Location. Location. Location.
That’s the mantra of every successful business. It also holds true for anglers on the Great Lakes, especially when it comes to finding that big derby-winning fish.
For Robert Mueller of Hamburg, he was in the right place at the right time for the Spring Lake Ontario Counties Trout and Salmon Derby that was May 10-19.
Fishing out of Point Breeze in Orleans County with Joe Netti of Cortland on May 11, they fished out deep for the big salmon with limited success on this opening weekend. As the day wore on, Netti suggested that they move into shallower waters and try for brown trout, another category in the contest. They put on a black and purple Long A Bomber stickbait behind a planer board and began to work a distinct mudline.
Whack! Instead of a brown trout, a 17-pound salmon grabbed hold of the bait. The same scenario repeated itself several times until they were about to call it a day.
As they started to troll into port, the rod had another release and this time a 25-pound, 14-ounce king salmon ended up in the back of Netti’s “Musky Joe” Lund boat 20 minutes later. The fish held up the remainder of the derby to collect the $15,500 prize.
“It’s the biggest salmon that I’ve ever caught,” Mueller said. “It came at the perfect time.”
Netti is no stranger to the winner’s circle. He claimed the grand prize catch in 2000. However, he should have taken $10 and joined the Lake Ontario Trout and Salmon Association. Mueller was already a member. Had Musky Joe joined prior to the contest, they would have earned an extra $1,000.
In the salmon division, first place was reeled in by Brian Marketich of Beaver Falls, Pa., with a 22-pound, 13-ounce Niagara Bar king, good for $2,500. Fishing with Ken Champagne of Chillicothe, Ohio, they targeted warmer waters just west of the Niagara Bar aboard their 19-foot Sylvan named “Outfitter.” Trolling a “Mass Confusion” Moonshine spoon in 53 feet of water behind a dipsy diver back 140 feet on a No. 3 setting, the salmon hit and came to the boat relatively easy … until it figured out what was happening. Five runs later, the king hit the net. It also was the largest salmon caught by a LOTSA member, good for another $1,000.
The final bit of luck for these longtime derby competitors was that a larger fish was caught midweek (23 pounds, 4 ounces), but that person failed to hold on to the fish until the awards ceremony. The top two fish from each division must be retained for photo purposes. Unfortunately, the fish was filleted at the cleaning station, a tough lesson to learn.
First place lake trout was a 23-pound, 4-ounce Niagara Bar fish reeled in by Jerry Unites of Pittsburgh, Pa., and he earned a check for $1,200. He was fishing with Alex Coury of Pittsburgh, Todd Pavlik of Saegertown, Pa,. and his son Trevor aboard Todd’s 28-foot Pursuit “Pacific Time” out of Wilson.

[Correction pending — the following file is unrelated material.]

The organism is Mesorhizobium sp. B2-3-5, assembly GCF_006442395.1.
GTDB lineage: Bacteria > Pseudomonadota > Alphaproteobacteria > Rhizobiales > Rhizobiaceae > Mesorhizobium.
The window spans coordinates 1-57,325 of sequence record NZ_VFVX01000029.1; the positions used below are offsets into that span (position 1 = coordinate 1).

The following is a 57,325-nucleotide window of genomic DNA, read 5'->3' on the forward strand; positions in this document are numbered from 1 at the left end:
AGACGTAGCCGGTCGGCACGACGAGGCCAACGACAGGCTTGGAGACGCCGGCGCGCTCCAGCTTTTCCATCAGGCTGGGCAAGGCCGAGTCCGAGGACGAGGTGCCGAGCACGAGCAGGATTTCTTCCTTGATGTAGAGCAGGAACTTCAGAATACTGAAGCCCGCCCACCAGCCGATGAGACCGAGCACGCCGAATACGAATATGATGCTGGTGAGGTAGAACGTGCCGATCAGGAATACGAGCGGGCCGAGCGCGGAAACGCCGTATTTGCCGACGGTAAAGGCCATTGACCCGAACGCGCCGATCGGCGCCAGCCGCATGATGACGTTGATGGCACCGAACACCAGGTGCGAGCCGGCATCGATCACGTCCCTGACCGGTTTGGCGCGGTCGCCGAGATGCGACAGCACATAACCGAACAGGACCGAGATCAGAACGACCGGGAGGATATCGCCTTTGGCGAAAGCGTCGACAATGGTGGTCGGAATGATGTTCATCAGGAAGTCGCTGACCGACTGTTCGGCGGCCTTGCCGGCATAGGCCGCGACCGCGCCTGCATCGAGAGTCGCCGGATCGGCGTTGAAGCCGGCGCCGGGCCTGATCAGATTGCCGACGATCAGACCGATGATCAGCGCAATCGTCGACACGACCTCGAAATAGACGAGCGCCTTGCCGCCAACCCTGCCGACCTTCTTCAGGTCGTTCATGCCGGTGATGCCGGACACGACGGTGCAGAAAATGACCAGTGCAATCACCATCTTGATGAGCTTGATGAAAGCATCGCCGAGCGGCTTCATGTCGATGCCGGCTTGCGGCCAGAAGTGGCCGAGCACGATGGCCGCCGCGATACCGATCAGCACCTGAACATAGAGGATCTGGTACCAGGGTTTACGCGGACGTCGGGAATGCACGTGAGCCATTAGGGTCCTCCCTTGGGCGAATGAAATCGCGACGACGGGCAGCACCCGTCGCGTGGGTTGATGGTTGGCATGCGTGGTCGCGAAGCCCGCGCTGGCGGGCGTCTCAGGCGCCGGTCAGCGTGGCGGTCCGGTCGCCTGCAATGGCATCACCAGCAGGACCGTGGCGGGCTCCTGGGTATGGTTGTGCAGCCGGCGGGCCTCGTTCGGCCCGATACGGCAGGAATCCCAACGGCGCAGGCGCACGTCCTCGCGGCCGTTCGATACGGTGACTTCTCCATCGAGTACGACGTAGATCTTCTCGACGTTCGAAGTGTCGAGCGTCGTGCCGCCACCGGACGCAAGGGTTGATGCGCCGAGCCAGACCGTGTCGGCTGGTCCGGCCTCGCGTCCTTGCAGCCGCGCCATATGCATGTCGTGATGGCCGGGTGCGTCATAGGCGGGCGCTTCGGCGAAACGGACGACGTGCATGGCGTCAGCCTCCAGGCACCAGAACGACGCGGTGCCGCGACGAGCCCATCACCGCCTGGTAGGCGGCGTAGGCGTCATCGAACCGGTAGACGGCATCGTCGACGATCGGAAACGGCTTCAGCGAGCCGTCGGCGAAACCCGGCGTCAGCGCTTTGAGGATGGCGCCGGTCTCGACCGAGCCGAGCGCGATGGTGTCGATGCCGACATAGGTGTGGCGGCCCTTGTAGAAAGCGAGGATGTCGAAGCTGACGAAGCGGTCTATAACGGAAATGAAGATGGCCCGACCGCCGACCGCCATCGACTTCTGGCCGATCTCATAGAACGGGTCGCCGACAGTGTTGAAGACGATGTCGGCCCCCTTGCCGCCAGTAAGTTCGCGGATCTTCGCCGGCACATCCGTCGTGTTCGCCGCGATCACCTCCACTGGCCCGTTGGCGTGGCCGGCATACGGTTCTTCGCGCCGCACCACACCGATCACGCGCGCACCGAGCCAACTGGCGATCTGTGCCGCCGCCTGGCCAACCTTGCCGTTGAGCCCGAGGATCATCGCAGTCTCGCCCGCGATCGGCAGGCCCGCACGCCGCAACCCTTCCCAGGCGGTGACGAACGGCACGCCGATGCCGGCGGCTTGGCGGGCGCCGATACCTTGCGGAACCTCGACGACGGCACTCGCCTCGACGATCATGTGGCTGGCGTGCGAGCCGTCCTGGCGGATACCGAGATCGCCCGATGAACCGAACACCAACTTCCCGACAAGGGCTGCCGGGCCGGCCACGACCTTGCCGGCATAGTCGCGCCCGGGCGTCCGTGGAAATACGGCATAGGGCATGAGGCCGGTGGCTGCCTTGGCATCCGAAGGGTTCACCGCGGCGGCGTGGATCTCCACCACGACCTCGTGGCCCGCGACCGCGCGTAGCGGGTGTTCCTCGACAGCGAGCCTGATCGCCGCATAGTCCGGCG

“We were trolling near the red can on the Niagara Bar with a magnum dipsy 141 feet back on a No. 1 setting,” Unites said at the awards ceremony Sunday at Bald Eagle Marina in Kendall. “We were over 150 to 170 feet of water, using a white Spin Doctor with green dots and an A-Tom-Mik hammer fly when the big fish hit. We had him to the boat in 10 minutes.”
They, too, were fortunate. Another derby competitor reeled in a 24-pound, 12-ounce laker out of Wilson but failed to hold onto the potential winner until the end of the contest. A total of 16 winning lake trout came out of Niagara County ports.
The first-place brown trout this spring was a 17-pound, 6-ounce fish caught by Chuck Mazzola of Hamlin fishing out of Rochester. It was Mazzola's first derby and his first year with a boat. The catch was good for $1,200.
Fishing with Kathy Soper of Hamlin, the two went out in Mazzola’s new 19-foot Tracker Targa off Sandy Creek in 10 feet of water. “I put out a black and white Long A Bomber behind a planer board about 50 feet back first thing in the morning on opening weekend,” Mazzola said. “At 7:15 a.m. the fish hit and when we netted it at the boat, it shocked the heck out of me. I never expected a fish so big to come from water that was so shallow.” Sounds like location was key, again.
The walleye division is very competitive this time of year, primarily in the Eastern Basin of the lake at Henderson Harbor and Oswego. This year, Jim Hubbard of Dexter caught the top walleye, a 12-pound, 6-ounce fish, on the final day of the derby to win the category and a check for $1,000. He fished with his son Ryan off Point Peninsula near Chaumont Bay.
“We were running baits off boards behind our 19-foot Lund at 2:30 a.m. when the fish hit our Berkley Flicker Minnow in Green Alewife,” said Hubbard. “Our lure was about 80 feet back and we were fishing over 24 feet of water. There was a little bit of excitement because the fish hit the middle board and it became tangled up in the inside board. However, we were able to get the net under him. It was a big fish.”
While it wasn’t a personal-best walleye, this was only Hubbard's second derby and he was happy to beat some local diehards who fish the derby regularly.
Check www.loc.org for details on the final leaderboard. It’s important to note that Lake Ontario is open for business despite a state of emergency for the shoreline communities. All launch ramps are open in Niagara County.